Cut out of the will in Langley, BC? Included in the will, but given a paltry sum in comparison to the wealth of the estate?
If you are the spouse or child of the decedent, then you may have options. The Wills, Estates, and Succession Act of British Columbia offers you the opportunity to challenge the will on the grounds that the willmaker did not make adequate provision for your support.
In addition, there are other grounds on which a will may be challenged. A challenge may come from any person who may benefit from intestacy.
Adequate Provision and Support
In British Columbia, the willmaker generally has the right to dispose of their property however they wish. However, they have a moral obligation to make adequate provision and support for their children.
The courts will not enforce this obligation unless the children or spouse challenges the will as it stands. If they do, and the challenge is successful, then the courts can alter the will to divert the majority of the estate to these parties, and then will divide the rest among the heirs named in the will.
Distribution between children should also be equal unless there is a relevant reason for unequal distribution. It may make sense, for example, to give a larger portion of the estate to a deeply disabled adult child who cannot fend for themselves, but it would be unreasonable to do the same if both children are equally legally capable.
The specifics of will variation will depend on the size of the estate and the will as it stands. Every estate is different.
Other Grounds for Challenging a Will in Langley, BC
Adequate provision and support is not the only reason a will may be challenged.
The will may also be challenged if the willmaker did not have knowledge of the will’s contents, or approve of them. For example, if a beneficiary changed the will and had the willmaker sign it when they could not see well.
Often willmakers are dependent upon certain beneficiaries, and are isolated from other people towards the end of their life. This can open the door to an undue influence claim, which exists any time a person influences the willmaker through force, fear, or emotional manipulation or abuse. The courts will take a hard look at whether the willmaker was vulnerable, and how much power the alleged influencer may have had over the willmaker.
Another grounds for challenging the will would be a lack of testamentary capacity. That is, the will was made at a time when the willmaker couldn’t possibly have been of sound mind. If they were delusional or suffering from dementia at the time the will was made then the will would be highly suspect.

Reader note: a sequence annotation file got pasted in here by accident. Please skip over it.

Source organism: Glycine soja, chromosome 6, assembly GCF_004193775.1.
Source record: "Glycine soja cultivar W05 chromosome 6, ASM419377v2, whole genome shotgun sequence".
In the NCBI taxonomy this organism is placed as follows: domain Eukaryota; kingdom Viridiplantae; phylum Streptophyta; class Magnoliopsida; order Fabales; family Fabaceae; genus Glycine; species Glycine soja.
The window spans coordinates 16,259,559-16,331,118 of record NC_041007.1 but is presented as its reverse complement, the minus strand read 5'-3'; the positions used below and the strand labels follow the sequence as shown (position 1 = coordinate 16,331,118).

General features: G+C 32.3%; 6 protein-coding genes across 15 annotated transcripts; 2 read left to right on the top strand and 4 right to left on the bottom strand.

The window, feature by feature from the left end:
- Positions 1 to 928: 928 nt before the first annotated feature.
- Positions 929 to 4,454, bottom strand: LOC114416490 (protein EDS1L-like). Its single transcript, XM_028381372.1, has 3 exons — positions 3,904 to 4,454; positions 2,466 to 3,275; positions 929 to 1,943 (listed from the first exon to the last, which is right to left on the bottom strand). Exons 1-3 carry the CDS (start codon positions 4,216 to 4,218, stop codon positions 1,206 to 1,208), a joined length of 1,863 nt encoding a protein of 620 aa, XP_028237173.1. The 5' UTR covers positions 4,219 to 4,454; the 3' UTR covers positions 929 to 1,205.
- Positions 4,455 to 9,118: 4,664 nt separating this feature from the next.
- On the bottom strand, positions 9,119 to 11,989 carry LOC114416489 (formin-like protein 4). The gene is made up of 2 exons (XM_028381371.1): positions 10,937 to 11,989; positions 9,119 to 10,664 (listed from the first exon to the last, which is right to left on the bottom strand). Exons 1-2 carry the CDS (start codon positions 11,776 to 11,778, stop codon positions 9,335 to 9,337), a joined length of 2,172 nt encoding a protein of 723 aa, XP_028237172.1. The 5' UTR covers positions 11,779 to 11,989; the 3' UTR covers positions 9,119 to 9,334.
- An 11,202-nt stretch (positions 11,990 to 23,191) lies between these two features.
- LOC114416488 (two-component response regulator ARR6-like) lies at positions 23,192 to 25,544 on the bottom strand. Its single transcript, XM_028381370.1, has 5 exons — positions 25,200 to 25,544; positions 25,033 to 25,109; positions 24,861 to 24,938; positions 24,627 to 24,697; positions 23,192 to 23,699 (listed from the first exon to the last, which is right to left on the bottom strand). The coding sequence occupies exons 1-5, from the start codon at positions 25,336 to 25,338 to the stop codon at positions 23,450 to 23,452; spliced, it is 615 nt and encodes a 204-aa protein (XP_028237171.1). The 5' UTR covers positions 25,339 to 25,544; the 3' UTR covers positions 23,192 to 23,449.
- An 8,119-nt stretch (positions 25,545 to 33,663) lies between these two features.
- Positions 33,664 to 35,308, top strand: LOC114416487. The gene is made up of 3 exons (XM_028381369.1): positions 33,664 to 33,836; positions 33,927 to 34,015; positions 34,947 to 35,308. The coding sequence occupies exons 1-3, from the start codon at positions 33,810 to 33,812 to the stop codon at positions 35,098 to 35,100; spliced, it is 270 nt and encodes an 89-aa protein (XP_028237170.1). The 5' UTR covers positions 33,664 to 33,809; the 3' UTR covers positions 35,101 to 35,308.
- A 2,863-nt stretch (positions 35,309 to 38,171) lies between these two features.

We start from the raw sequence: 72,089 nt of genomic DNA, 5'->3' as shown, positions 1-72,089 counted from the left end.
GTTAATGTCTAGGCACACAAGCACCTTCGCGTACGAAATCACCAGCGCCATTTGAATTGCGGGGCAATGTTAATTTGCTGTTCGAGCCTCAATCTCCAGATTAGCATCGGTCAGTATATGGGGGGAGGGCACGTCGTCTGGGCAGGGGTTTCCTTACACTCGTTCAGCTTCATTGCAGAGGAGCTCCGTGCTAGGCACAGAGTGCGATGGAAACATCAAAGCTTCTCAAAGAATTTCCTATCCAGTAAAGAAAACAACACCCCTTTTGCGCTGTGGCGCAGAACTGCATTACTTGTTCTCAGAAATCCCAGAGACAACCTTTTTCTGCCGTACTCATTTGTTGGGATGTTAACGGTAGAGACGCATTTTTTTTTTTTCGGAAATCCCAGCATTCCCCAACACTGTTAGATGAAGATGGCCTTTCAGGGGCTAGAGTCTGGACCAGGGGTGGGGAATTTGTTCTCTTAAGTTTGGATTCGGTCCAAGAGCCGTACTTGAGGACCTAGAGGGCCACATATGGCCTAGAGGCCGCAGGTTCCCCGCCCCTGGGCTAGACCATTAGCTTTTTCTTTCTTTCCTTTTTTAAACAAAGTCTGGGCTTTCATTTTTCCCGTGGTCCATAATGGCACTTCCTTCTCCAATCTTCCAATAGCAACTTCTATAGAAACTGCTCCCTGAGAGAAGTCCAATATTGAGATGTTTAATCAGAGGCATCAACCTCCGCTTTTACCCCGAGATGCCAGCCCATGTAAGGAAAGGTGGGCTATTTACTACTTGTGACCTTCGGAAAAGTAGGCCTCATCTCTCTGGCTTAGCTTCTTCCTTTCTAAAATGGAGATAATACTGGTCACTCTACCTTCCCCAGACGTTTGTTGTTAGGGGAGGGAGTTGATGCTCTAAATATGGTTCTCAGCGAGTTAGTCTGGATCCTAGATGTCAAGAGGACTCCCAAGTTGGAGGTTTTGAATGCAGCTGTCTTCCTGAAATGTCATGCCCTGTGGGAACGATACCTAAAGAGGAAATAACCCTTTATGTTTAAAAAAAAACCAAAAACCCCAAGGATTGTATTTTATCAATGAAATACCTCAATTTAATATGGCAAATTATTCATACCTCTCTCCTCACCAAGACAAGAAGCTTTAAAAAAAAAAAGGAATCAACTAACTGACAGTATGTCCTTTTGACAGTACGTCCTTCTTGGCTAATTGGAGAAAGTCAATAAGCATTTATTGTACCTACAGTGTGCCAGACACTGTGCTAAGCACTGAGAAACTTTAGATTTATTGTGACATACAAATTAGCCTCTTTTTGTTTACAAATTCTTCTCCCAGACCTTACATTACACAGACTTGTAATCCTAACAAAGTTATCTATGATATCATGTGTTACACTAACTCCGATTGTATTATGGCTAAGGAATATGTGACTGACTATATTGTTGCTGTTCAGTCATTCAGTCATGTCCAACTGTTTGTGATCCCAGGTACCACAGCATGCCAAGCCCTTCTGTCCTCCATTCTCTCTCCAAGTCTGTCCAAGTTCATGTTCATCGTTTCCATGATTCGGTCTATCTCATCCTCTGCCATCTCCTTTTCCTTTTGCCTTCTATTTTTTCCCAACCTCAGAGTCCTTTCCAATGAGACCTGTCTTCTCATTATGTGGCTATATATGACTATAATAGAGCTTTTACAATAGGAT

Wills that are vague, contain mistakes of fact, are based on untruths told that caused the willmaker to dispose of their property in certain way, or which are impossible to execute due to disparities between the property described in the will and the property that actually exists may also be challenged.
Finally, the will may be challenged if it was executed improperly. A valid will must be in writing and signed by the willmaker in the presence of two witnesses. They must witness the will in the presence of both the willmaker and each other, and must be 19 years or older unless the willmaker is in the armed forces.
You cannot challenge a will simply because you do not like the terms of the will, or because you believe you were promised a portion of the inheritance that you did not receive.
Disinheriting Children in British Columbia
It is possible to legally disinherit children in BC, but the willmaker must take certain legal steps first. They must include a statement of disinheritance in their will explaining their reasons for cutting a beneficiary from the inheritance.
Even in a case of estrangement the child may have a defense. For example, if the estranged child has gone through some form of counseling they may be able to show that the estrangement was essential to their own emotional and physical health, especially in cases where the parent was emotionally or physically abusive. The courts generally see abuse as a voluntary abdication of parental obligations.
Valid reasons may include estrangement or criminal activities. Invalid reasons would include the child’s sexual orientation, gender expression, marital status, family status. It also would not be valid to penalize female children at the expenses of male children, or to penalize children for pursuing a legal profession the willmaker did not approve of.
The Process of Contesting a Will in Langley, BC
To begin, your lawyer must file a Notice of Objection prior to the completion of the probate process.
Probate certifies that a will is valid. Your objection will call that validity into question. There will be time to go through a discovery process, as well as time for all parties to agree on a settlement. They court may choose to honor the settlement, but it doesn’t have to.
There will generally be a hearing where all parties will get the opportunity to make their arguments before the judge. Various witnesses will give testimony and present evidence to support that testimony.
The judge may choose to uphold the will, to revert the will to an earlier version, to vary the will, or to declare the will completely invalid. If the will is declared invalid, it will be administered according to intestacy laws.
Need help challenging a will?
Estates litigation is complex, and every family is different. So is every estate.
If you need to challenge a will, you’ve come to the right place. We’ve got decades of experience helping disinherited children and spouses reclaim their inheritance share.
Contact us to schedule a case review today. We’ll help you determine whether you have sufficient grounds for a challenge, and will discuss the next steps you’ll need to take to press your claim.